What I'm going to talk about is mostly based on interviews and surveys that we have conducted
throughout the last couple of years.
And we looked at this through one specific lens.
The idea here is that if you use a package, there are lots of dependencies often mind
that package and you depend on a number of packages.
And all of those packages have maintainers, and they could make just changes to their
packages.
And some of those changes are modular.
So you just update and have the great new version and everything works fine.
But some of those changes are breaking changes.
So they may change some of their APIs.
You have to invest some time, get interrupted.
This can rip through the ecosystem.
It can have consequences.
A single change can affect hundreds of developers and their packages.
So you can start thinking about costs.
What's the cost of a breaking change in this sense?
And we think about this as kind of a balance of who takes cost� it's somewhat an abstract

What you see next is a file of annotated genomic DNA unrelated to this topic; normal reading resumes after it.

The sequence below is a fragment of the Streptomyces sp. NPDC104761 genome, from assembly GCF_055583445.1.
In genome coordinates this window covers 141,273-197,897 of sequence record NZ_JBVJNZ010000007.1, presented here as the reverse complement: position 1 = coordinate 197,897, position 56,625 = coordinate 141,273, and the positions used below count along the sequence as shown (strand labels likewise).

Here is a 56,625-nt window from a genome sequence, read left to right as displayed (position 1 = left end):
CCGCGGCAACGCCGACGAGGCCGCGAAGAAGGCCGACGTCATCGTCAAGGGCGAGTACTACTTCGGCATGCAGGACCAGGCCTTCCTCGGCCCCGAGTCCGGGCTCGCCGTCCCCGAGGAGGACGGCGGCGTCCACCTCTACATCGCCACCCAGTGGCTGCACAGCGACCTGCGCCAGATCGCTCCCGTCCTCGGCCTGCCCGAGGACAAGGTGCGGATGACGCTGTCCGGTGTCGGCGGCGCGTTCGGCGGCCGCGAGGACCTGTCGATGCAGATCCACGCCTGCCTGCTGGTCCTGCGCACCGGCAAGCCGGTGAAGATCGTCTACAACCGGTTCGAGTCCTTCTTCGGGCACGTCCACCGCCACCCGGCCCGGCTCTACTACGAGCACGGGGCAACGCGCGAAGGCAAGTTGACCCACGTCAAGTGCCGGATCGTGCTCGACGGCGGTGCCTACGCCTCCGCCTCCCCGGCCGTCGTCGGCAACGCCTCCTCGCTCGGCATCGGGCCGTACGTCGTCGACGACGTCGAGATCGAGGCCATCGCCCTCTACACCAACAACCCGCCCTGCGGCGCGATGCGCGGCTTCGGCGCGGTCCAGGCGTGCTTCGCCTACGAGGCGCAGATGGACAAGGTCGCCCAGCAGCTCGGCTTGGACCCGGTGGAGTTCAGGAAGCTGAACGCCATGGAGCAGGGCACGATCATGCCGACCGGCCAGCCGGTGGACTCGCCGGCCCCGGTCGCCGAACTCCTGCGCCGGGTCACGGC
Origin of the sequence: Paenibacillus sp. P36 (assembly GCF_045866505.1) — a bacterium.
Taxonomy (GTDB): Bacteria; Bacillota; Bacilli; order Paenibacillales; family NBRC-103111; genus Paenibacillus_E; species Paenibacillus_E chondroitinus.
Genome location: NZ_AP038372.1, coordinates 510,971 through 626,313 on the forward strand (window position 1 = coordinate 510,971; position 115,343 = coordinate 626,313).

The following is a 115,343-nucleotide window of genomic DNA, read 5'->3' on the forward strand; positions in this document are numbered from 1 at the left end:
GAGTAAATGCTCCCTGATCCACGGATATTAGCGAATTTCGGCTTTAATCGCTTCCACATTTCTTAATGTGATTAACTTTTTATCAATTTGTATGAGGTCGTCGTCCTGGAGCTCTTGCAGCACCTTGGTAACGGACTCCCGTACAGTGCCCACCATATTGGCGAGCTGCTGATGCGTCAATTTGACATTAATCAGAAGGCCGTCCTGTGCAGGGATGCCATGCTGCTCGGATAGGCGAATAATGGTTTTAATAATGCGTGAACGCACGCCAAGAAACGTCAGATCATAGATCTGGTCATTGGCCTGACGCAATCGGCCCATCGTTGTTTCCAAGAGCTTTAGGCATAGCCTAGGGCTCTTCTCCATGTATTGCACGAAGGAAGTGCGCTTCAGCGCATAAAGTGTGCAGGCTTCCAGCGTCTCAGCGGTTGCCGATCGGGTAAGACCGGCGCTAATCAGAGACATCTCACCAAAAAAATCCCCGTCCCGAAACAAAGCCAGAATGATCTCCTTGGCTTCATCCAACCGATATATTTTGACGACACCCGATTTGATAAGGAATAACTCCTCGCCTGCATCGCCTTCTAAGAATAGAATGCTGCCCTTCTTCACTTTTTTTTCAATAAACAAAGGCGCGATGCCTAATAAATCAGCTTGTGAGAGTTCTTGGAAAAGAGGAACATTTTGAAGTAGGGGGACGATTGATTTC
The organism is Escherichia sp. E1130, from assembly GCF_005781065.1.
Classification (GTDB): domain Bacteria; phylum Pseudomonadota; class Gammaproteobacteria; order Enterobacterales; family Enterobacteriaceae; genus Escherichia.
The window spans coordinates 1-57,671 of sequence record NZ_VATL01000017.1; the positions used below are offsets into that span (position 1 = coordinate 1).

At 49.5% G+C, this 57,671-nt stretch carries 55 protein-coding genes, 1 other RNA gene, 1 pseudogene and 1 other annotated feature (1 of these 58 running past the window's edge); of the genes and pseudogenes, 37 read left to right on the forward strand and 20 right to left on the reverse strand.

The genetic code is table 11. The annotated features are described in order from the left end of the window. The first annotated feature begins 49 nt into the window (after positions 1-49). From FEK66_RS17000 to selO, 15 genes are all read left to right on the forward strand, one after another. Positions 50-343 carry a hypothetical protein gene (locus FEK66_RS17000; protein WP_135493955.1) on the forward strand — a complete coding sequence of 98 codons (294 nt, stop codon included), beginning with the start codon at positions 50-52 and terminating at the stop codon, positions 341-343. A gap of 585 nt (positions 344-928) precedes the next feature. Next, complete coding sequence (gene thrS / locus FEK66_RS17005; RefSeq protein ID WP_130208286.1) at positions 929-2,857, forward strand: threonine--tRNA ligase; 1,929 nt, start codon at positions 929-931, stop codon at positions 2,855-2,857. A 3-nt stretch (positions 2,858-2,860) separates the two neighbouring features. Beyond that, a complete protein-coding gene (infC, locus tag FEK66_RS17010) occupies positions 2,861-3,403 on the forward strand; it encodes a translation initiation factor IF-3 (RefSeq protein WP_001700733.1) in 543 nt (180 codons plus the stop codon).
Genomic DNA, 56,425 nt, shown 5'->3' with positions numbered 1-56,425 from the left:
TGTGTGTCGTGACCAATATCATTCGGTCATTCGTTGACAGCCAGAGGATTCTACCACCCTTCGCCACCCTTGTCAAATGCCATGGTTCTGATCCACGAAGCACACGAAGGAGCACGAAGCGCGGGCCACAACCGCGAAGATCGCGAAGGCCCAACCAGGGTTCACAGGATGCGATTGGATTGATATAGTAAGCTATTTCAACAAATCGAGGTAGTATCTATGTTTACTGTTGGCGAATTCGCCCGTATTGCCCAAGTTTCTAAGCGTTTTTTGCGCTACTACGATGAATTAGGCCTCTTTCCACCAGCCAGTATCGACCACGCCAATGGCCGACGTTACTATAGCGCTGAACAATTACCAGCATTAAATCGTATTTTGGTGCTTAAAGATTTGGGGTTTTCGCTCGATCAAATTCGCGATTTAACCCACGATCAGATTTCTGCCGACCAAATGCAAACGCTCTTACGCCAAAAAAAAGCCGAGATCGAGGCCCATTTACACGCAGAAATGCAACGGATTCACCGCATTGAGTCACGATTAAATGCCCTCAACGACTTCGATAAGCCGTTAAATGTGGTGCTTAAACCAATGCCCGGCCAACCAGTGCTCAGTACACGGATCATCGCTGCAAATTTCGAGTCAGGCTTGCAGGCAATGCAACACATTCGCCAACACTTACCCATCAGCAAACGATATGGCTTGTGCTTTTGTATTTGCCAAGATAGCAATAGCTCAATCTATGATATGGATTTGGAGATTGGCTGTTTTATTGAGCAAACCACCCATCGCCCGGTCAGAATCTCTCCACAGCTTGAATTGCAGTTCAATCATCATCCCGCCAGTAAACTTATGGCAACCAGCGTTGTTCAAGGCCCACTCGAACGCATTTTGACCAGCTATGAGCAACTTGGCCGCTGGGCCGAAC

concept.
But in the extreme case, it's really easy to make a change and impact hundreds of thousands
of developers out there who all get interrupted and who all need to invest in doing some rework.
So it makes it really easy for maintainers to break something and puts the cost on the
users.
That's one extreme.
The opposite extreme would be you refrain from making a change even though it's really
important to you.
There are lots of reasons for making changes.
Nothing is really ever stable, but if you are not allowed to make breaking changes,
if you really refrain from this, you're taking on costs, mostly technical debt, opportunity
costs, maybe have some performance problems that you could fix with an API change, but
you can't really do that.
Right?